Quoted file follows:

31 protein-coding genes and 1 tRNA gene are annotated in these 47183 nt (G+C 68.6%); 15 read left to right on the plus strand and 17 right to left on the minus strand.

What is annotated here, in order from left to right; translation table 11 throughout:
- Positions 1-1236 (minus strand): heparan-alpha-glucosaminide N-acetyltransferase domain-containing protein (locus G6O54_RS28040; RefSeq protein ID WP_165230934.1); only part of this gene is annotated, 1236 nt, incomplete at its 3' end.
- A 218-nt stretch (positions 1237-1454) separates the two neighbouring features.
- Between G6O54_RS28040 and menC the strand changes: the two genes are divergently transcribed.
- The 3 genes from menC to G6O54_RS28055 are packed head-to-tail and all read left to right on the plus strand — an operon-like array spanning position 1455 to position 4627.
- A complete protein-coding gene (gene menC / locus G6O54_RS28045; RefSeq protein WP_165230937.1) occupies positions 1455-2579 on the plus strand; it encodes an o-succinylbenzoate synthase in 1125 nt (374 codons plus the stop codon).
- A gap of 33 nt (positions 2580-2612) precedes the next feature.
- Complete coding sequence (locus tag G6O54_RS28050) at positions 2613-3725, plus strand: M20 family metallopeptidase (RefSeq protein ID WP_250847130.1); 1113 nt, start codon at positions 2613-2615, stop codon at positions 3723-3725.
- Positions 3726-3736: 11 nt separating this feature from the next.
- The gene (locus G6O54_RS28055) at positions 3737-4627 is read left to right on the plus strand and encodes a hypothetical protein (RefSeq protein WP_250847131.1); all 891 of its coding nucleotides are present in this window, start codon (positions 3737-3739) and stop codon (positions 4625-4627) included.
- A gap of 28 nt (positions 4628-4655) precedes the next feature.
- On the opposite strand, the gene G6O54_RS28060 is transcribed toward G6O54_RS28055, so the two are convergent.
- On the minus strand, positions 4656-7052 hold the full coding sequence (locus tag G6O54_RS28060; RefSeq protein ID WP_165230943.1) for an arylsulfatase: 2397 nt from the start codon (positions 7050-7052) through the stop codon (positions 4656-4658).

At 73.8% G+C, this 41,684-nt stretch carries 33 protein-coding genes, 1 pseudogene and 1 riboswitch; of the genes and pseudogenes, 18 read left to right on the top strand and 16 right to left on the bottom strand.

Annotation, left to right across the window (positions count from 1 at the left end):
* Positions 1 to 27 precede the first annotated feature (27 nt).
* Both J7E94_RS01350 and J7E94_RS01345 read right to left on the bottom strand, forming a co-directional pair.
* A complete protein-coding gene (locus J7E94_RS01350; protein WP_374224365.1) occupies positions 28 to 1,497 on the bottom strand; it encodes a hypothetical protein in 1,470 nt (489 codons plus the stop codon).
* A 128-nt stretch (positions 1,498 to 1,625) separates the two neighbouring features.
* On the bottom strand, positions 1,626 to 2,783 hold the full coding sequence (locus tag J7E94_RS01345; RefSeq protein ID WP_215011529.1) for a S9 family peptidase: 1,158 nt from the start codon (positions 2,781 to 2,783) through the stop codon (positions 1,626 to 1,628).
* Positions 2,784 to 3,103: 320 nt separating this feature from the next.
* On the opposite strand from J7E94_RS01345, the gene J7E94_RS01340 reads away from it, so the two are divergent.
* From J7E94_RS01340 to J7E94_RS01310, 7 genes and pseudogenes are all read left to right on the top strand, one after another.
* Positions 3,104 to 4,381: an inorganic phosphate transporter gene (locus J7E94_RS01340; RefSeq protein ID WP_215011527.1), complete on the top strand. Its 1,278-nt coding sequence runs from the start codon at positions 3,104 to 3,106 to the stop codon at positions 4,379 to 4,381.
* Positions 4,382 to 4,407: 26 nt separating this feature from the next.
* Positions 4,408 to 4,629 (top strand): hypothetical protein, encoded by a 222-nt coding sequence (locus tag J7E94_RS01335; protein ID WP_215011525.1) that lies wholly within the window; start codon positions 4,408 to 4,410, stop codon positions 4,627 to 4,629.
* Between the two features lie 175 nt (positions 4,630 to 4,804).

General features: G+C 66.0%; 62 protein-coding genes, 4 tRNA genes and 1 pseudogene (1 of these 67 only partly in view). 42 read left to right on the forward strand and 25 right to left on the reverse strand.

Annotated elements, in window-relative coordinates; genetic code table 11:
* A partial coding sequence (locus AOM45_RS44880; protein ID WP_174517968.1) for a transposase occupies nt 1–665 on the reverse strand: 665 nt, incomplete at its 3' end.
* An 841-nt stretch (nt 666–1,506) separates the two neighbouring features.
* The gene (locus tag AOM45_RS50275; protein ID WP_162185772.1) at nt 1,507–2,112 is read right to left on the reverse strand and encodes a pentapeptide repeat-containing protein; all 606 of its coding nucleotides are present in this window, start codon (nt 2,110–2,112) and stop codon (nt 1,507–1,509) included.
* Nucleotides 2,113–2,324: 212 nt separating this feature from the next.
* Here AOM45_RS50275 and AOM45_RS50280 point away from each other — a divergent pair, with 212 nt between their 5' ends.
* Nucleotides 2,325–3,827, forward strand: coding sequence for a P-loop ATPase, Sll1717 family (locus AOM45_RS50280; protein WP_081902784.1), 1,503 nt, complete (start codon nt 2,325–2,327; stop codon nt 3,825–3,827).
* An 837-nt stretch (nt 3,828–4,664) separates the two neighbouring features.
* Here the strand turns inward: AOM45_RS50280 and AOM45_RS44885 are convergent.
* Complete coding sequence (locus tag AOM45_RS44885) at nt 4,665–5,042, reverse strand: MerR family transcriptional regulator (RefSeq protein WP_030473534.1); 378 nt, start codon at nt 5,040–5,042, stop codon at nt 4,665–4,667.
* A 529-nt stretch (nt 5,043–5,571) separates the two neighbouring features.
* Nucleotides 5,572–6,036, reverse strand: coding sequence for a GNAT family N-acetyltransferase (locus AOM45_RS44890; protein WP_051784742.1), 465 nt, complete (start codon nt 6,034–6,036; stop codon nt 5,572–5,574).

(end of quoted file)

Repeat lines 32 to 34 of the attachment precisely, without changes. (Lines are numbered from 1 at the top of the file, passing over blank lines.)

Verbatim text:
* An 841-nt stretch (nt 666–1,506) separates the two neighbouring features.
* The gene (locus tag AOM45_RS50275; protein ID WP_162185772.1) at nt 1,507–2,112 is read right to left on the reverse strand and encodes a pentapeptide repeat-containing protein; all 606 of its coding nucleotides are present in this window, start codon (nt 2,110–2,112) and stop codon (nt 1,507–1,509) included.
* Nucleotides 2,113–2,324: 212 nt separating this feature from the next.